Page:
Dog Health

Knowing your pet”s changing needs at the various ages of his life is key to promoting dog health and avoiding dog health problems. While most owners know that having their pets vaccinated and regularly taking them to vets for check ups is important, far fewer are aware of how breed-specific conditions can affect overall dog health. This section will help you answer any dog health questions you might have.

Learning about the common pests and diseases that can infect your dog will help you know how to prevent or treat them, should your dog become affected. In this article, we”ll give you a basic outline of how to keep your dog healthy.

A Healthy Dog

Overall dog health depends on a variety of factors. Here are tips for keeping dogs healthy:

  • Exercise: Your dog needs exercise every day in order to stay healthy. Taking your dog on a walk, playing with him at the dog park or even just bringing your dog on a jog with you will help him get the exercise he needs. Keeping your dog outside in your yard is not sufficient for exercise; he should be walked or be able to run off-leash for at least an hour every day.
  • Feed your canine a balanced diet: Feeding your dog nutritious food twice a day and not giving him too many table scraps will prevent him from becoming obese. While obesity is seriously detrimental to overall dog health, even slightly overweight dogs are at a far greater risk for certain health problems, including heart disease and diabetes. In fact, studies indicate that somewhere between 25 to 40 percent of dogs in the U.S. are overweight.
  • Make sure that your dog is adequately vaccinated: If you are getting or already own a puppy, check to see if he has had all of the necessary vaccinations. Keep in mind that some vaccinations require booster shots (follow-up vaccines) a couple of months to a few years after the initial vaccination, depending on the type of vaccine. As a result, creating a vaccination schedule according to dog health standards will help you prevent him or her from contracting potentially harmful diseases.
  • Spay or neuter your pet: Vets recommend that dog owners who aren”t breeders get their dogs spayed or neutered. Not only does sterilization ease the overcrowding in shelters, but it also makes for a healthier dog. For example, spayed or neutered dogs are at a lower risk for cancer, are far less aggressive and are less likely to roam/run away from home to look for a partner. In general, spayed and neutered canines live longer, healthier lives.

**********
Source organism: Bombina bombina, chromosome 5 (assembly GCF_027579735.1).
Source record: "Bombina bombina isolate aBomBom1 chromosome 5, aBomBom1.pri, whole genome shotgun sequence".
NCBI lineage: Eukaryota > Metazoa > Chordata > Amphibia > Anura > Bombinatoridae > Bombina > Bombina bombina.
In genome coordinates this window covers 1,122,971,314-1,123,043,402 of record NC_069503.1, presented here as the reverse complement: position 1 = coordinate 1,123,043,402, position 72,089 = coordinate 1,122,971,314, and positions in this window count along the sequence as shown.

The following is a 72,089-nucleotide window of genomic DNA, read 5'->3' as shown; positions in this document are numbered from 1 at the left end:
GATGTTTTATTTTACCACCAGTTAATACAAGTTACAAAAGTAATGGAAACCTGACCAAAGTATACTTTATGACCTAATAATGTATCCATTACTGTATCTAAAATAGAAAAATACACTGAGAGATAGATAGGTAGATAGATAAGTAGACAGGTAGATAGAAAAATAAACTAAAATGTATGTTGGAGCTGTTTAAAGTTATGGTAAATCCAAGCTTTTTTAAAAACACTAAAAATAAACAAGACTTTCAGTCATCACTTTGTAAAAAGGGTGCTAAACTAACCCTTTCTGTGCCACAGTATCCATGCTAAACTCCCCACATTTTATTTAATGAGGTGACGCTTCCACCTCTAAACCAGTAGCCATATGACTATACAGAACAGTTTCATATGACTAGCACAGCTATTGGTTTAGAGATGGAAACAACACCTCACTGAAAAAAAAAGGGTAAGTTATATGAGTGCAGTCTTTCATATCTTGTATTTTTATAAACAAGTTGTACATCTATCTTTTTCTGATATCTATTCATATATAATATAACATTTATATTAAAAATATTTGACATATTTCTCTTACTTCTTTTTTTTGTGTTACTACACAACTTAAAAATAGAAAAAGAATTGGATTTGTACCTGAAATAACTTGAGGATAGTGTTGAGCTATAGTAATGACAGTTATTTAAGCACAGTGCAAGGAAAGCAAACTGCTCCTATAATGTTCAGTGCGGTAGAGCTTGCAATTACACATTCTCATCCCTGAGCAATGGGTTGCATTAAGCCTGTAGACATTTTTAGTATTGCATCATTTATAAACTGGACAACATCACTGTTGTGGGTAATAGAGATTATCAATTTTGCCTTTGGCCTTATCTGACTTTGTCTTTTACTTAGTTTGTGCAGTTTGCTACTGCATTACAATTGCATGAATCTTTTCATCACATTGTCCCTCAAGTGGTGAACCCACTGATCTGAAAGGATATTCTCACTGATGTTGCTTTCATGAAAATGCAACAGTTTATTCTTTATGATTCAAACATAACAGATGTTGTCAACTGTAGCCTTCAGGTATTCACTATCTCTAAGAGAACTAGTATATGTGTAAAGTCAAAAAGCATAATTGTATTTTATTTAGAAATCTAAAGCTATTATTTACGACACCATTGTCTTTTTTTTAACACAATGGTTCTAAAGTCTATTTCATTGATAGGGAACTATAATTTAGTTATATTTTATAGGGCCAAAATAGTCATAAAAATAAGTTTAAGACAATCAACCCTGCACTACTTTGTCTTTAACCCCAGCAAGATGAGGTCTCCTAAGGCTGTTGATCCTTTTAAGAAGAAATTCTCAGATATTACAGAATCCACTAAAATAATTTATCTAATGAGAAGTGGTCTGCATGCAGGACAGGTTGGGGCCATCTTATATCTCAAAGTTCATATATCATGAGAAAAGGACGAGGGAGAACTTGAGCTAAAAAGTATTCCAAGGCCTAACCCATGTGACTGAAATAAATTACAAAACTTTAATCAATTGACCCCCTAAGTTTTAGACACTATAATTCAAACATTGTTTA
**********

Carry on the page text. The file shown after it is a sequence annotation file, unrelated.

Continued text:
• Visit the vet regularly: Even if you follow general dog health guidelines, schedule regular checkups for him or her every 6 months. Going to the vet consistently can help you identify and curb any potential health threats before they become too serious.

Parasites and Pests

Even if your take all of the necessary measures to promote dog health, his interaction with the world may still bring him into contact with parasites and pests that can harm him. For example, nearly every canine will suffer from fleas at some point in her life.

However, while some parasites are harmless or easily treated, others are serious and potentially fatal if left unrecognized or untreated. Here is a list of some of the more common pests that your pet may come across, along with information on how to treat each to maintain dog health:

  • Fleas: Although fleas are one of the less serious pests, they can become extremely irritating as they rapidly multiply and infest your home. In fact, a single female flea produces about 25,000 eggs each month.Consequently, the minute you notice fleas on your puppy, take action. Along with getting your dog flea dipped, have him wear a flea collar, have your house sprayed for fleas and replace your dog”s bedding and/or toys that may be infested.
  • Ticks: Canines who spend a lot of time outdoors, especially in wooded areas, are most susceptible to tick bites. While ticks fall off dogs when they are done feeding, the real danger lies in the fact that ticks (like mosquitoes) are excellent carriers and transmitters of disease. Some of the most dangerous, potentially fatal diseases dogs can get from ticks include: lyme disease, tick paralysis and Rocky Mountain spotted fever. The minute you notice a tick on your dog, take him to the vet.
  • Worms: While puppies are most susceptible to worms through their mother”s milk, dogs at any age can become infected from contact with infected soil, feces or other animals. Some of the most harmful worms to dogs include heartworms and roundworms. Diarrhea, vomiting, lethargy and loss of appetite are symptoms of worms. If you suspect your dog has been infected by worms, take him to the vet for immediate treatment, which usually includes oral medication.

Diseases and Conditions

While your puppy may become infected with parasites, he may also suffer from some infectious or genetic disease at some point in his life. Such conditions depend on your dog”s breed, his lifestyle and his unique genetic composition.

In most cases, vaccinations can prevent your dog from contracting infectious diseases. For example, distemper, lepto and parvo are all serious, potentially fatal diseases for which puppies are vaccinated.

However, in other cases, your dog can suffer from unpreventable conditions in which the only treatment available calls for treating the symptoms, rather than the underlying condition. For example, heart disease, canine arthritis and allergies are all conditions veterinarians consider to be inherited. If your dog suffers from one such congenital condition, learn how to treat and prevent flare-ups of its symptoms to promote ideal dog health!